Here is the first part of a two-part interview with Jock Gill, whom I can only partly describe as a technologist, philosopher, humanist, media hacker, and alternative energy entrepeneur. We met in a wonderfully serendipitous way. I was on a bicycle tour through the White Mountain National Forest last month, staying overnight with a friend of a friend, when the subject of pellet heat arose — as it frequently does nowadays in New England. My friend’s friend showed me this article about an entrepeneur who’s exploring the conversion of grass into fuel. But not liquid fuel for transportation. Rather, solid fuel for thermal applications, mainly heating (in the near term) but also potentially local power production. His name sounded familiar. Jock Gill? Where had I heard that before?
When I invited Jock to do this interview, I learned there were a couple of possible connections. During the early Internet years, he was director of special projects in the Office of Media Affairs at The White House. I had probably heard about that.
Going back a bit further, though, we discovered that we were both at Lotus Development Corp. at end of 1980s, by way of two separate acquisitions. He arrived with BlueFish, a company that did indexing and search. I arrived with Datext, a company that aggregated business information. We worked in the same division and it seems we must have met at some point, but perhaps not. Funny how that goes.
Anyway, twenty years on we connected for a fascinating conversation. It begins with grass as a potential source of solid-fuel biomass. Jock then expands to consider micro combined heat and power (MicroCHP). He ties that to decentralization, relocalization, and peer-to-peer resource sharing. He reminds us that while Al Gore did not invent the Internet he did presciently advocate the electranet. And in general, he connects the dots with respect to information, energy, technology, networks, markets, and society.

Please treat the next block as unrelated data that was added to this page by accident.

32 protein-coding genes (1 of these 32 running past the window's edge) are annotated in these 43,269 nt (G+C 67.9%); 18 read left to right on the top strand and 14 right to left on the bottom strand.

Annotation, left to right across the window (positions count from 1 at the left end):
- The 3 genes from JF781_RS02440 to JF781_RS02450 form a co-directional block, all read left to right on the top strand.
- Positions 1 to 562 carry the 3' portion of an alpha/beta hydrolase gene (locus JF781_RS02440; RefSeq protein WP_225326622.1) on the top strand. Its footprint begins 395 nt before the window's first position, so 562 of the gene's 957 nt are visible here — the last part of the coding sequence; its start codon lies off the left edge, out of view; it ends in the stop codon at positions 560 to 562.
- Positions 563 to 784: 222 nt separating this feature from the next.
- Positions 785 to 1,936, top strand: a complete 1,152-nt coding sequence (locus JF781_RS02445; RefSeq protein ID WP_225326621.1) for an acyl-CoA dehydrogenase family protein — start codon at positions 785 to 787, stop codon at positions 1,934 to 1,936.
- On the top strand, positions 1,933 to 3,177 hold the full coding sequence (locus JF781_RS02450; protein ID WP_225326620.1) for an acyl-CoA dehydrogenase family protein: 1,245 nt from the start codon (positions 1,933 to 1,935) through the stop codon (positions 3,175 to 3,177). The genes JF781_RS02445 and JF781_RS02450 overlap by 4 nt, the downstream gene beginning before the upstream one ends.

2 thoughts on “Jock Gill on energy, information, technology, networks, markets, and society (part 1)”
England was fast using up its forests for creating these
products, and potash became a valued export for the American
Pearlash (Pure Ash) was another matter, made by manufacturers
using kilns that burned off all impurities, they were left with
pure sodium hydroxide. There was a global demand for the New
By the 1770’s England was so deforested due to
industrialization, they couldn’t make soda for soap making
without imports. Pearlash, or pure potash, was a product
England needed so badly it restricted the colony’s export of
all New World Pearlash to English buyers.
Potash-making became a major industry in British North America.
Great Britain was always the most important market. The
American potash industry followed the woodsman’s ax across the
country. After about 1820, New York replaced New England as the
most important source; by 1840 the center was in Ohio. Potash
production was always a by-product industry, following from the
need to clear land for agriculture.
By 1850, potash had gained popularity as a fertilizer, but
forests available for indiscriminate burning were becoming ever